Saturday, January 28, 2012

Notes from a Cat Whisperer 2: Of Cats and Men

“Sheesh, what are you? A dog!?”


Before February 1964, I was a dog guy. Then, soon after the Beatles rolled ashore that bleak late winter, I read in some fan magazine that my favorite Fab, John Lennon, liked cats. Therefore, to be more like John Lennon, I announced I liked cats.

Sharing—big mistake. Sharing led to lofty, reflexive, dinner-table sneers from my much-older brothers, stabbed down on my little head: “A-HA! He just likes cats because John Lennon likes cats! Copycat! Phony!” Then followed a victory dance around the dining room table: Puny little brother had, once again, been proven a fool.

True, I was a copycat. But this truth didn’t last long.

We had a cat for me to like: an overweight, lumbering, tuxedo tom named Kuching (“cat” in Malaysian). Originally the cat of my oldest brother Christopher, Kuching became more or less my pal. He was an old beast and seemed to appreciate my attention. He came when I called; romped deliriously about when we fed him catnip; humped a softball we gave him to play with.

I cried when we left him behind with Christopher to move to the Midwest when I was eleven. He died not long afterward, as many older pets seem to do when taken from their homes.


One of the first lessons I learned as a boy from my other older brothers—whose Life Lessons too often proved unwise—is that liking cats is not manly.

Women are cat people, not men. It is unmanly to prefer the company of felines to canines. Men are supposed to be—should be, must be--dog guys, not cat guys. Dogs are manly pets, manly companions for manly men.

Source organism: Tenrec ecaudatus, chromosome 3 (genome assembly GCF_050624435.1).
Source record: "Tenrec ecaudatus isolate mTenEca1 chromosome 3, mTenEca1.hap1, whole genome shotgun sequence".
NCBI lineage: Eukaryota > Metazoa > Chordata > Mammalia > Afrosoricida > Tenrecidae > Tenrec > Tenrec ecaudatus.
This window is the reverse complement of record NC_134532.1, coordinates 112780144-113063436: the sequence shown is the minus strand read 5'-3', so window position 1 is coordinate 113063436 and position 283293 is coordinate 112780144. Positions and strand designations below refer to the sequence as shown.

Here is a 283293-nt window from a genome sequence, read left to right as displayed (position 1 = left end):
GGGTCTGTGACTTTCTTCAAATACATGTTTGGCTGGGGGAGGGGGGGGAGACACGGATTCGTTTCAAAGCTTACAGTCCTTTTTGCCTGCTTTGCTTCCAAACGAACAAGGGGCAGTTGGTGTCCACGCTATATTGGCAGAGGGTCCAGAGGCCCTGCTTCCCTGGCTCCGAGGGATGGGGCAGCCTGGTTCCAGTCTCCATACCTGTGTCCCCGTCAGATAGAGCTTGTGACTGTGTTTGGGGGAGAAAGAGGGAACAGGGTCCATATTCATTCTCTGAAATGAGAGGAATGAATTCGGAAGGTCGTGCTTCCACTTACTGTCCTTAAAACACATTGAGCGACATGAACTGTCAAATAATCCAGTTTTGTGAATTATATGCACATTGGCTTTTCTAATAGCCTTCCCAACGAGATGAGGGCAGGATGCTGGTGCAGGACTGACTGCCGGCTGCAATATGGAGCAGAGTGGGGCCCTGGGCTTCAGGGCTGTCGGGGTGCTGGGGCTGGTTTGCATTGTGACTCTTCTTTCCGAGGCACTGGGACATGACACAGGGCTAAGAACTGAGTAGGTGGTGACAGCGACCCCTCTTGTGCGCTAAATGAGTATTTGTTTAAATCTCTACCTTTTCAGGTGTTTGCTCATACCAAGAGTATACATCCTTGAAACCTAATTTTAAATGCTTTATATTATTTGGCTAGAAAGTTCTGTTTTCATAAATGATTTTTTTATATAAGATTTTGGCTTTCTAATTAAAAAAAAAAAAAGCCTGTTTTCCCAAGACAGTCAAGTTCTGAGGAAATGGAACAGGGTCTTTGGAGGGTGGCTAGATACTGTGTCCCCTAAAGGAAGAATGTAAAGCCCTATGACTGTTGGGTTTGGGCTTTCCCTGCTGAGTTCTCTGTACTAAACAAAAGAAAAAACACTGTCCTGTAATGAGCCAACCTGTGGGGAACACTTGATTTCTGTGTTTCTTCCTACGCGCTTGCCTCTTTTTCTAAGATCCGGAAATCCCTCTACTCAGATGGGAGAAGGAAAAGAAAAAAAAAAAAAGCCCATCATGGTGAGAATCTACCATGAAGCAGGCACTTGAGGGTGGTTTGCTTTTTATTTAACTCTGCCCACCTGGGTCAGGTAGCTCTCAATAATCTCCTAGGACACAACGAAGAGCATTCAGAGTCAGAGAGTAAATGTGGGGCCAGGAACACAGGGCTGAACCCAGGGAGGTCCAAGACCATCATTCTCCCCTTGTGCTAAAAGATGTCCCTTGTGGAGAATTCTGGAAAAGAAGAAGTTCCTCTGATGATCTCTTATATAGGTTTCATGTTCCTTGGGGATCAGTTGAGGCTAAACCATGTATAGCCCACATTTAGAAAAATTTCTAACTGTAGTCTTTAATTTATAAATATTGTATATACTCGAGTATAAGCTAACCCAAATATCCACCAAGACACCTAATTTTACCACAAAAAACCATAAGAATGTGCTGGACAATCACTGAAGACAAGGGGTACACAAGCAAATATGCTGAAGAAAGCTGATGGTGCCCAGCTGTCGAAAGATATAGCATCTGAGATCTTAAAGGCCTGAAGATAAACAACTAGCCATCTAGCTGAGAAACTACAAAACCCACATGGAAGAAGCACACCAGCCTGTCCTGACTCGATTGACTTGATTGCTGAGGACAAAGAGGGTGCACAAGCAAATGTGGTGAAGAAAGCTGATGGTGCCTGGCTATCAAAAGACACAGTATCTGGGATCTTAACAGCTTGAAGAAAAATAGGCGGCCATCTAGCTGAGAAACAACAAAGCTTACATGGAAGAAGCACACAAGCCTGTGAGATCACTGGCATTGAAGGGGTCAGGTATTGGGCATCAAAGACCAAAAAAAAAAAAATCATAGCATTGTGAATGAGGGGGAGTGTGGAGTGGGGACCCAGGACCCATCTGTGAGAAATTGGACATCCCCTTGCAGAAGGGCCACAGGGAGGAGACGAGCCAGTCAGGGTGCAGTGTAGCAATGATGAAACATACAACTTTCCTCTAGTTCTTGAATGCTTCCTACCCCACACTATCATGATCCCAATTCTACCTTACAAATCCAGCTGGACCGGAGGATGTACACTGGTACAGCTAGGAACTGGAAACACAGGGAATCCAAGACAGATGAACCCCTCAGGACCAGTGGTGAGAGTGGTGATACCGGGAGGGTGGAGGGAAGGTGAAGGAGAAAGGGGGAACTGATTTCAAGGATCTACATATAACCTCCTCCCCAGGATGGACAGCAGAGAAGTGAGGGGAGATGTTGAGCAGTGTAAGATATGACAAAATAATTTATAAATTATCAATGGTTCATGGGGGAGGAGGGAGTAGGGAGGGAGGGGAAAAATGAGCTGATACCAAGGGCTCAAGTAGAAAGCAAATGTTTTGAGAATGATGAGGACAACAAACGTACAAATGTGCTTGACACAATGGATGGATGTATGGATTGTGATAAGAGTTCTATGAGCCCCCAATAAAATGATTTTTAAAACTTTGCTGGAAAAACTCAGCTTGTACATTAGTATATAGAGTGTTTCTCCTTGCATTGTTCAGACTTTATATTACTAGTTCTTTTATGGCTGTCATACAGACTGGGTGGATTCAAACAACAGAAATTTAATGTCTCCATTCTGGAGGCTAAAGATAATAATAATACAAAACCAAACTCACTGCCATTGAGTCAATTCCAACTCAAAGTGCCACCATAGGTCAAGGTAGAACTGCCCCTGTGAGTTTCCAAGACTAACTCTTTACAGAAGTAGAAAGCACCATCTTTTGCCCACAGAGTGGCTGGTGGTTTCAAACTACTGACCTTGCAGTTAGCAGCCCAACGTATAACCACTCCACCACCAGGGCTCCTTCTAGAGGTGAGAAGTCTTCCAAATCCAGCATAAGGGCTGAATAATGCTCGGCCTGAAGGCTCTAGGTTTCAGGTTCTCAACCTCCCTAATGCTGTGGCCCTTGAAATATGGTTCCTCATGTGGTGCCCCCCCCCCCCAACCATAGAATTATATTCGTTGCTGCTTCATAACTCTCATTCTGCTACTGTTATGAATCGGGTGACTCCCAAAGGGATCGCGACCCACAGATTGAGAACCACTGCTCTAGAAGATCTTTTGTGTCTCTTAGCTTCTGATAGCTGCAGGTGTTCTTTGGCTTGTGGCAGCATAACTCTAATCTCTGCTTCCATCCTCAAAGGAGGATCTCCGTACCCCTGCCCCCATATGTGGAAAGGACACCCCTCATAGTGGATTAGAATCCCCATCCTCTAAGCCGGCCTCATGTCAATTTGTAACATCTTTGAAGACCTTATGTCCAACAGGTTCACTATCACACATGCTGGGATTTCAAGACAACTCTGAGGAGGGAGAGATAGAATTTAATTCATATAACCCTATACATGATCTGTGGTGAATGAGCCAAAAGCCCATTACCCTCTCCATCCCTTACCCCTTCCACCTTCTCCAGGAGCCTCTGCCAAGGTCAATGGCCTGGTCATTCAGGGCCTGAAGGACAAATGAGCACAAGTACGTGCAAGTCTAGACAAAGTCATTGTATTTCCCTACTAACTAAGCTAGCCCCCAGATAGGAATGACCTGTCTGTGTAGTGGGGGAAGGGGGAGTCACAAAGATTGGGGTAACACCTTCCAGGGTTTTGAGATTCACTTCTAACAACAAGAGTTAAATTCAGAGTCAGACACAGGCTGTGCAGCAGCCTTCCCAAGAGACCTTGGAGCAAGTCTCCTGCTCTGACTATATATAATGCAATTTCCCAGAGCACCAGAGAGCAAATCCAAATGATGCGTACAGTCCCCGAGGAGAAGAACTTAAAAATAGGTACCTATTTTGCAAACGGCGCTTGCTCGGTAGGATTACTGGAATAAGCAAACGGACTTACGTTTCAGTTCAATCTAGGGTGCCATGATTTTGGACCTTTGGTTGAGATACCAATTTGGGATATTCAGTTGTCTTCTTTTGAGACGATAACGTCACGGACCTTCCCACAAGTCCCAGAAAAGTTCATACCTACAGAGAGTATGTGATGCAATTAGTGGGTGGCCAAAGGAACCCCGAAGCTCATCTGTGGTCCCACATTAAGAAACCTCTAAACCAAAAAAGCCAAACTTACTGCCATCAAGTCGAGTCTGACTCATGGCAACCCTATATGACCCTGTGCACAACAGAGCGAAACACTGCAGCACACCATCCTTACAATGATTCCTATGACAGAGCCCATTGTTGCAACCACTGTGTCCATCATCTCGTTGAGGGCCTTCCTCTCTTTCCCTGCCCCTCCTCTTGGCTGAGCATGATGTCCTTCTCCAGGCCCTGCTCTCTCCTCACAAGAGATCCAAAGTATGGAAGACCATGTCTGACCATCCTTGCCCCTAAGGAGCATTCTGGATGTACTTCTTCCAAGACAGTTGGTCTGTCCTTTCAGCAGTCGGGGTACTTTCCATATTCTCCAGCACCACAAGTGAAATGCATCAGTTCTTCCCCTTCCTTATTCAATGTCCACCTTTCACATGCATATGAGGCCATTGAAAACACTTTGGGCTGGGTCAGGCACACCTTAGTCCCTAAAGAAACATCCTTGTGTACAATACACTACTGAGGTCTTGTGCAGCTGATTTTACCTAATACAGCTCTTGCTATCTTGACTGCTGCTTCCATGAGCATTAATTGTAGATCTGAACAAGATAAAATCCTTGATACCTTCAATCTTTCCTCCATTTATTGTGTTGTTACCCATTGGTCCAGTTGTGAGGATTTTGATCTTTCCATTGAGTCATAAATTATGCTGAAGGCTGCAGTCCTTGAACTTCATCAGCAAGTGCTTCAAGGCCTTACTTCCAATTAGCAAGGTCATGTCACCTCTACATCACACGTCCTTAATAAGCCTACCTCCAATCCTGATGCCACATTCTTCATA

Cats, delicate and dainty, are feminine (I mean look at how a cat falls twenty feet out of a tree and walks away without a scratch. How girly can you get?)

To be a cat guy is so . . .  gay.

Dogs take direction. Dogs follow orders. They are a tribute to a manly man’s sense of power and control. Their obedience to their masters is a sign of unquestioned masculine power: “Behold! The odiferous groveling Beast does as I say! See my command of all I survey!”

Maybe I have less need of flattery.

 "G-get the hell out of my picture!"


“Cats are useless,” an uncle of mine once spat, his old smoky voice edged with a bitter disgust I knew well regarding other subjects. “They’re good for nothin’!”

Cats don’t take direction. You can play games with them like fetch and hide-and-go-pounce and the smarter ones display a prankish humor—stealing objects from under your nose and hiding them, stopping to look to make sure you follow. They can figure how to manipulate door knobs and water faucets with no training, but only, it seems, on their own initiative.

They can manipulate you too, the little bastards—mostly for food and attention (It’s those button-round eyes, goddamnit, that innocent goofy stare that melts my high castle walls.) They’ll get extremely jealous, will turn their backs and sulk when their feelings are hurt, say, when you don’t want to play. "Refuse to play with me, will you!? I'll go take a big dump on your fancy carpet! Ha!"

I won’t say they’re “independent” because that implies a degree of free will only humans have. Cats, as I’ve learned, are firmly dependent on their people. Don’t be fooled by their superb hunting skills into thinking they thrive in a feral state. The list of things that brutally shorten their lives, from cars, to bigger, meaner animals to (especially) parasites, means, for them, a short miserable life span. (Again: Keep the Cat Indoors!)

You can leave them alone overnight, but not for much longer. They want you home and soon.

But they are genuinely idiosyncratic critters. They live by a different agenda. They’re wired differently and so experience and relate to the world differently than we do.

They’re . . . cats . . . damn them!


They know we’re there, sense that we’re crucial to their well-being and happiness. Their big ears and superb hearing, indicate that our voices appeal to them in some way. We feed them, keep them safe and warm. Sometimes, it may seem they’re attuned to our moods, but that may be simple projection on our part.